Mechanism of maternal age effect on oocytes is questioned

July 16, 2014
Mechanism of maternal age effect on oocytes is questioned
New research suggests that the "production-line model" is not the basis for the maternal-age effect on trisomy, according to research published in the July 3 issue of the American Journal of Human Genetics.

(HealthDay)—New research suggests that the "production-line model" is not the basis for the maternal-age effect on trisomy, according to research published in the July 3 issue of the American Journal of Human Genetics.

Ross Rowsey, of Washington State University in Pullman, and colleagues conducted molecular cytogenetic studies using 191 samples of second-trimester human fetal ovaries to examine the number and distribution of crossover-associated proteins in more than 8,000 prophase-stage oocytes. The researchers looked for evidence supporting or refuting a key component of the "production-line model," stating that the first oocytes to enter have more recombination events (crossovers) than those that enter meiosis later in fetal life.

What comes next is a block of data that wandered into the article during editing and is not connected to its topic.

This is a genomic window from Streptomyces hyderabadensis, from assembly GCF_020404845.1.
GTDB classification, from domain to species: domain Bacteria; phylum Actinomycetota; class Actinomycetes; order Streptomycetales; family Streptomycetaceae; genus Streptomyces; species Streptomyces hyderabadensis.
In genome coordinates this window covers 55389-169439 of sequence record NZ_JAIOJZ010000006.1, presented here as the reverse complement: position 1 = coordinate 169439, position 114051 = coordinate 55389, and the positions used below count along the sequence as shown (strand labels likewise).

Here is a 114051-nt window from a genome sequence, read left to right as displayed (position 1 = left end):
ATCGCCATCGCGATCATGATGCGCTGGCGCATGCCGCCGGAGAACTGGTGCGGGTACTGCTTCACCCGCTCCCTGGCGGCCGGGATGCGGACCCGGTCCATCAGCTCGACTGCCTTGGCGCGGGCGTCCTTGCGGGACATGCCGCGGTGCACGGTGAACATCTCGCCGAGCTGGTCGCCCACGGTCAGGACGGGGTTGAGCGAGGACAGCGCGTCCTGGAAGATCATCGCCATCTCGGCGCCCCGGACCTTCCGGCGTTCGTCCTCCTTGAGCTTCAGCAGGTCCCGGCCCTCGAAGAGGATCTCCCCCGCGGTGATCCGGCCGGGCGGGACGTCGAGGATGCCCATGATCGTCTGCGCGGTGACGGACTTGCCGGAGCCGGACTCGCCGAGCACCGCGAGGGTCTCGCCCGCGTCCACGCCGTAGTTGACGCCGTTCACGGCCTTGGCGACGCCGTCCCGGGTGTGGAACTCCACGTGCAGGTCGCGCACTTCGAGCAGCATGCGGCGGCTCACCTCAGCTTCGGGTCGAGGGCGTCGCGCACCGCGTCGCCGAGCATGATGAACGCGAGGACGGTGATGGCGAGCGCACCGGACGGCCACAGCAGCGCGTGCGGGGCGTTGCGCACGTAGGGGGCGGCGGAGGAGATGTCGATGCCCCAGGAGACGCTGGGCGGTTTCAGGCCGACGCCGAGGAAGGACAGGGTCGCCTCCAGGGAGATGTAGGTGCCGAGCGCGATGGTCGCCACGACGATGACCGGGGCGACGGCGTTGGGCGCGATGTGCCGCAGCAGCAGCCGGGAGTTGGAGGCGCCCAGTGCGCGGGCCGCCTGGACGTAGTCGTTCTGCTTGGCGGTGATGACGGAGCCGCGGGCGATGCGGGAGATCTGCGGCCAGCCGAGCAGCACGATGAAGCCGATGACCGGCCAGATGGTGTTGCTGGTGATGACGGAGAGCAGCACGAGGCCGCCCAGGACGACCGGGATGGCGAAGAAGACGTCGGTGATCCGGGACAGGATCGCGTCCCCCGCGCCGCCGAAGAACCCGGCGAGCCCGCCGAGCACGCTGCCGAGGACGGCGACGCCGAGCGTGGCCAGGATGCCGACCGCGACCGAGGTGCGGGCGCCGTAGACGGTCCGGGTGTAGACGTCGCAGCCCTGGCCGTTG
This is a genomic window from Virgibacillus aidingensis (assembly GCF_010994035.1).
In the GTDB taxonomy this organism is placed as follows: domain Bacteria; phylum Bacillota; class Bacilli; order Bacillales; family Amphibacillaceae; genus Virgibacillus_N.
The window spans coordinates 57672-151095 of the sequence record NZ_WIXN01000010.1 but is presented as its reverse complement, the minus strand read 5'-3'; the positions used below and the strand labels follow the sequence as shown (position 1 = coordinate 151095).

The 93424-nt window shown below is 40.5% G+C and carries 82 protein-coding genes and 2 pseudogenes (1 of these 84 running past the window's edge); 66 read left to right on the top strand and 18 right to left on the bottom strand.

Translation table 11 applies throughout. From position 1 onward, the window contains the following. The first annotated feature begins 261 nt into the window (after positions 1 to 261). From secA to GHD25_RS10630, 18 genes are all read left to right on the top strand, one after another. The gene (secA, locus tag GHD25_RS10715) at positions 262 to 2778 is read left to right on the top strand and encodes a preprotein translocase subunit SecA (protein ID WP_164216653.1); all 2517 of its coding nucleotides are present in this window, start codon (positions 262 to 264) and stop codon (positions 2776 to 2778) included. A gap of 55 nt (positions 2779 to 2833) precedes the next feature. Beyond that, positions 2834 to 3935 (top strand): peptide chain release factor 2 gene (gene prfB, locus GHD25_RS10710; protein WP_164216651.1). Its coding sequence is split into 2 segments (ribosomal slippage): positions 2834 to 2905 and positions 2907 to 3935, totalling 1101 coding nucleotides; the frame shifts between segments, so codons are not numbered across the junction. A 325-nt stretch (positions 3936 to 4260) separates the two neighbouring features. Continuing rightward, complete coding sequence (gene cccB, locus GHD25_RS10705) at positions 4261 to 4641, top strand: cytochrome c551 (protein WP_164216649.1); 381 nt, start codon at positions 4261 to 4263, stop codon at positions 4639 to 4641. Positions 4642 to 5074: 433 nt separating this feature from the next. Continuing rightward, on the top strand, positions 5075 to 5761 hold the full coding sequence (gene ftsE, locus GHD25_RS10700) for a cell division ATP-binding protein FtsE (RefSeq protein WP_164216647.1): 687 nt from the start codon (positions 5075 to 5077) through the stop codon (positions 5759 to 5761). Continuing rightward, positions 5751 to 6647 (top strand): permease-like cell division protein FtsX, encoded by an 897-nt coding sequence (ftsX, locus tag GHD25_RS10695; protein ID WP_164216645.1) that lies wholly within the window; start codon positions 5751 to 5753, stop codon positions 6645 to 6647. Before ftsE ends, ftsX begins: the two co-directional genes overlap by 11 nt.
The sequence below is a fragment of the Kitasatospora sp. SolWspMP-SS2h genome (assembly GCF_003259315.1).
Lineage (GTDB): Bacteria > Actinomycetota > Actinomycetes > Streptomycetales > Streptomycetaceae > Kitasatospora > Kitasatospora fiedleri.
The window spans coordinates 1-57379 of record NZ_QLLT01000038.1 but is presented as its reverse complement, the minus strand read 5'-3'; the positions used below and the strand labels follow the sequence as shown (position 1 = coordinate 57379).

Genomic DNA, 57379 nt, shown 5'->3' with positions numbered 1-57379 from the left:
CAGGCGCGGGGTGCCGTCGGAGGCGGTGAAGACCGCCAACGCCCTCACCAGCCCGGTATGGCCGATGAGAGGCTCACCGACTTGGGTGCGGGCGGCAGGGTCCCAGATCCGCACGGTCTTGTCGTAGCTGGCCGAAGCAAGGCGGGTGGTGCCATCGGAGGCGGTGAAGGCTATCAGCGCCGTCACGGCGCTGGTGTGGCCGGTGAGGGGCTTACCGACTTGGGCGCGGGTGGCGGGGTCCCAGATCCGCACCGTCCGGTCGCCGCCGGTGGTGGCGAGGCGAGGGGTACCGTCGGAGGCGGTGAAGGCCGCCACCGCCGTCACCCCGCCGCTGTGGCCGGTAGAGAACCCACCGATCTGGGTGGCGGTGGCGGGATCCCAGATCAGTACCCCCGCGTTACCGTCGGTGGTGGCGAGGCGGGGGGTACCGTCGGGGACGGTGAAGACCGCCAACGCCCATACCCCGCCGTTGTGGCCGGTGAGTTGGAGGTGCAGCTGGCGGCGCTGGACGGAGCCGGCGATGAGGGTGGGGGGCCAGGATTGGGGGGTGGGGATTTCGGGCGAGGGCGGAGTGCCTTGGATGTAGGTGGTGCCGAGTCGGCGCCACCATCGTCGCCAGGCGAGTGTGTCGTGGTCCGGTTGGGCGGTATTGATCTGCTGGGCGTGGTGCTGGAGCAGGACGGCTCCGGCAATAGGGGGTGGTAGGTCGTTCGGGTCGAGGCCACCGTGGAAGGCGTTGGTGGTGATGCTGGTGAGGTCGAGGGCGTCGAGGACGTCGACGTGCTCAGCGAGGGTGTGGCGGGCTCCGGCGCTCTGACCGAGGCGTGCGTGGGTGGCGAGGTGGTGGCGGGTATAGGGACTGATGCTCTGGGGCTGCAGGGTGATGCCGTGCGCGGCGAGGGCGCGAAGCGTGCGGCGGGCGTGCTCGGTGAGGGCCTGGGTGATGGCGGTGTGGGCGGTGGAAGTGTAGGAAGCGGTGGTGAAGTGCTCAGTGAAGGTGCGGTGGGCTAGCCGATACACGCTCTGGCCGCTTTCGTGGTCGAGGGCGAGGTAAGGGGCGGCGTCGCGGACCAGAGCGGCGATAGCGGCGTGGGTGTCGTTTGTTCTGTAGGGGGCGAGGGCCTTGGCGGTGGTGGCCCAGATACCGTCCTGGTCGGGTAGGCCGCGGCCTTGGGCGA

The researchers found that, although recombination levels varied among fetal samples, there was no evidence that they differ for oocytes entering meiosis early in fetal life compared with those that enter meiosis late in fetal life.

"Thus, our data provide a direct test of the second tenet of the production-line model and suggest that it does not provide a plausible explanation for the human maternal-age effect, meaning that—45 years after its introduction—we can finally conclude that the production-line model is not the basis for the maternal-age effect on trisomy," the authors write.

Explore further: Do ovaries continue to produce eggs during adulthood?

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